Furthermore, as only some elements of the BMs were changed at any one time (VCr and VN were successively revised, whilst the VCa model stayed mostly the same), it seems that not all the BM building blocks have the same relevance in the mind of an entrepreneur. If a new BM replicates the structure of an old BM, but for a new area of the market, then a loop in the BMI process emerged (see the example in Figure 4 from BM2a to BM2b). This finding has been introduced into the BM framework.
The case study also showed that BMR, which is typically attributed to established firms (Massa and Tucci, 2013), can also be found in start-ups. Furthermore, the case shows how the BMI process, which typically describes the BMI phases (BMD and BMR) in sequential order (Zott and Amit, 2010; Dmitriev et al., 2014), is actually characterized by multiple repetitions and iterations of these two stages, and a firm develops its overall BM strategy running both types of BMI at the same time. Hence, both BMI processes (BMD and BMR) can co-exist for BM extension and revision (Cavalcante et al., 2011).
Another finding emerged on the entity of the changes in BM (ΔBM). The literature-based framework highlighted that the radicalness of a BMI would depend on how many building blocks change. According to what has been observed in IT IS 3D’s case (see Table II and Figure 3), the radicalness regarded the whole strategy (which moved from an exploitative to a broader explorative one (March, 1991)) more than the BMs. The BM change, which this strategic shift initiated, was not, overall, a radical change. In other words, even important strategic changes (e.g. introducing a new line of business) do not reflect necessarily in a great ΔBM.
Although this is not the focus of this specific research, the proposed framework could also help in explaining how companies learn and acquire dynamic capabilities (Teece et al., 1997) through repeated cycles of trial-and-error experimentation (Aldrich and Yang, 2014).
To understand how BMs change when companies try to commercialize an emerging technology in established industries, this research followed three main steps. First, we built a conceptual framework from extant literature, which aimed to analyze the BM innovation cycles associated with the exploitation of emerging technologies. Second, we observed the data from the exploratory case study of IT IS 3D (a firm, which has started to exploit 3D printing in the food industry) though the lens for the initial conceptual framework. Finally, we integrated the findings that emerged from this case study with the theoretical framework designed from the literature. Overall, this work contributes to advancing the existing theoretical knowledge by showing how potential new entrants in an established market innovate, in the process of developing their BM for the commercialization of a new disruptive technology. The integrated framework also identified that:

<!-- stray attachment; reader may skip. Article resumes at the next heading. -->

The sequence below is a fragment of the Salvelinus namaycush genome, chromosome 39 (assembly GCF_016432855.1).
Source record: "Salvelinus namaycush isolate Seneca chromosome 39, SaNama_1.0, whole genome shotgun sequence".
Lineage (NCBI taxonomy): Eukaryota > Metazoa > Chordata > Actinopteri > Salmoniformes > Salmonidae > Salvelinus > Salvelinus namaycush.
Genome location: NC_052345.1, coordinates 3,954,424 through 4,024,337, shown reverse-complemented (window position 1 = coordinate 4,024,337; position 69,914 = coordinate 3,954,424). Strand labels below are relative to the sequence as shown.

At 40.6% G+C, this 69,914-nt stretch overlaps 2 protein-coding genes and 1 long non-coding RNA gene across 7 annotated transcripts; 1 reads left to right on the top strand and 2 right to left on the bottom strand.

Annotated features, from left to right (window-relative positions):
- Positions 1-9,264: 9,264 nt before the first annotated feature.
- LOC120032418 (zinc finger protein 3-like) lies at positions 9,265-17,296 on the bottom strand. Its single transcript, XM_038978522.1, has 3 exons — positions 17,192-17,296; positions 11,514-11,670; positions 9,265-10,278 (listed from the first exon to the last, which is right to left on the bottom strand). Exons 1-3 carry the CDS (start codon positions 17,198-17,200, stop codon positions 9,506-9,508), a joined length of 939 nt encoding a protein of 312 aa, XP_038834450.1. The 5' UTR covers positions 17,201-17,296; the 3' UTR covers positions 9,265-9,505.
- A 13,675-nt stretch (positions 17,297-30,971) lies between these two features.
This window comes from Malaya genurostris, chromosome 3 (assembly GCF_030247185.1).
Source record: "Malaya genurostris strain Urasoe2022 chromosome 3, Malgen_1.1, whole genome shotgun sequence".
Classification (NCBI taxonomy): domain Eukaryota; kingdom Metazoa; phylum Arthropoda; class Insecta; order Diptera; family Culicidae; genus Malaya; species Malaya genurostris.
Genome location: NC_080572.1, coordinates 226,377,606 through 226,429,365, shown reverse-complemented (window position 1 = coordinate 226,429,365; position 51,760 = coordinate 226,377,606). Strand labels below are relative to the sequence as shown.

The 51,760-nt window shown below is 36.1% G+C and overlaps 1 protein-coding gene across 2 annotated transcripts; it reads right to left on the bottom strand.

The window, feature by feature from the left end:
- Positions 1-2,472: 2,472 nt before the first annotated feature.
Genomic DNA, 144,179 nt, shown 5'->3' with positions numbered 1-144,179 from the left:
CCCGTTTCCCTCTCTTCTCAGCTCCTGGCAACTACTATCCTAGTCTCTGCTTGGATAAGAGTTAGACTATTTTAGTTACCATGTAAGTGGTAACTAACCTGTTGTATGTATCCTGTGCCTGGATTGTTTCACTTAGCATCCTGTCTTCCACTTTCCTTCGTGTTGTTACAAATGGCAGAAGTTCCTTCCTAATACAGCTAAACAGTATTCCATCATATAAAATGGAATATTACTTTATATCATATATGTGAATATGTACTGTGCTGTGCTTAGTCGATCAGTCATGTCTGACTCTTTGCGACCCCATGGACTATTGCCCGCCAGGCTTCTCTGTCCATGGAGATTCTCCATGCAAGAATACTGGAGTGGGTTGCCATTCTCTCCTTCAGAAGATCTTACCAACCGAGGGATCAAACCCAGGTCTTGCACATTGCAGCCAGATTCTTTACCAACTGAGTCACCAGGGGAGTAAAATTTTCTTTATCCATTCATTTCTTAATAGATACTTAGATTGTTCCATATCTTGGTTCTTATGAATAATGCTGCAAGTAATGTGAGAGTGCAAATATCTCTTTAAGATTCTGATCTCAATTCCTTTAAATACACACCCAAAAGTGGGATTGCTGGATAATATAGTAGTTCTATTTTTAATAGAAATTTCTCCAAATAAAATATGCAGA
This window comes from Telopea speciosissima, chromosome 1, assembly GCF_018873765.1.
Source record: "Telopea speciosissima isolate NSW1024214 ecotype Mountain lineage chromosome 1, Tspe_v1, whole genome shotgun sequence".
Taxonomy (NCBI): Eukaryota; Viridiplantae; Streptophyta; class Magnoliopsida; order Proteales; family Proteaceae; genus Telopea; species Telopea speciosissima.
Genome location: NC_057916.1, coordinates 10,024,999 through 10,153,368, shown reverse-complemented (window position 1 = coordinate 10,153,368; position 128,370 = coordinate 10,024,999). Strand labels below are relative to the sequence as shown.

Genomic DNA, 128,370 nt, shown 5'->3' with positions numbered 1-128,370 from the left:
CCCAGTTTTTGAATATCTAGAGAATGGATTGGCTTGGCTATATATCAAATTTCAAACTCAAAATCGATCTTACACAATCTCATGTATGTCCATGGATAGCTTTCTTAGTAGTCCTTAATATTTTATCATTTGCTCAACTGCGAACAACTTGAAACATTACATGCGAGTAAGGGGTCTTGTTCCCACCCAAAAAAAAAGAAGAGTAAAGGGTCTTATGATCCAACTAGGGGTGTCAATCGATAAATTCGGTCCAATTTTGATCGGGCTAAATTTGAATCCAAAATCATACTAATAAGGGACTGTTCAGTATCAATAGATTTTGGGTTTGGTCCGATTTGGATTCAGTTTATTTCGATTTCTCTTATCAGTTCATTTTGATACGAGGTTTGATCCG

More than one BM can exist at the same time. Hence, BMI processes (such as BMD and BMR) often co-exist and are run in parallel. So far the literature on the BMI process separates the BMD from the BMR. The first is typically associated with new ventures, while the second is associated with existing firms (Massa and Tucci, 2013). In contrast to the literature, this case shows that BMR can also happen for new ventures and that BMD and BMR can sometimes co-exist and run in parallel. These considerations are important for firms to tests the BMs whlst entering an established and conservative market such as the food industry.
To face the market uncertainty, a small firm could tend to adopt interim strategies and therefore BMs to identify the more suitable one to get into the market. The case of IT IS 3D show that, in order to reduce internal uncertainty, a firm could tend to adopt a closed and/or a familiar BM (e.g. establishing external, transactional-based relationships with manufacturers) by closing the value creation (i.e. how the firm create value) aspect of the BM. However, this case study also showed that explorative strategies could be pursued by opening (e.g. establishing more collaborative relationships with potential partners) the value creation/value proposition (i.e. the activity through which the firm aims to create and capture value) aspects of a BM, which would allow a firm to share risks. This combination of BM approaches could allow a firm to survive (if not flourish) whilst searching for a way to tackle a new market.
Even if significant changes in BM strategies are planned, these will not necessarily be reflected in the radicalness of the new BM.
By highlighting the above observations, this work can help managers to rationalize and review their BM development process for the commercialization of their new technology, by showing how the BM could be configured during the commercialization of an emerging technology in a mature industry. Similarly, it helps scholars appreciate that, although most literature often refers to a single BM and single strategies for technology commercialization, more can be combined and used to move forward in an uncertain transition. Specifically, from the case study of IS IT 3D it emerges that a firm could adopt interim BMs (i.e. open BMs to explore new opportunities and closed BMs in condition of internal uncertainty) to identify a more suitable one.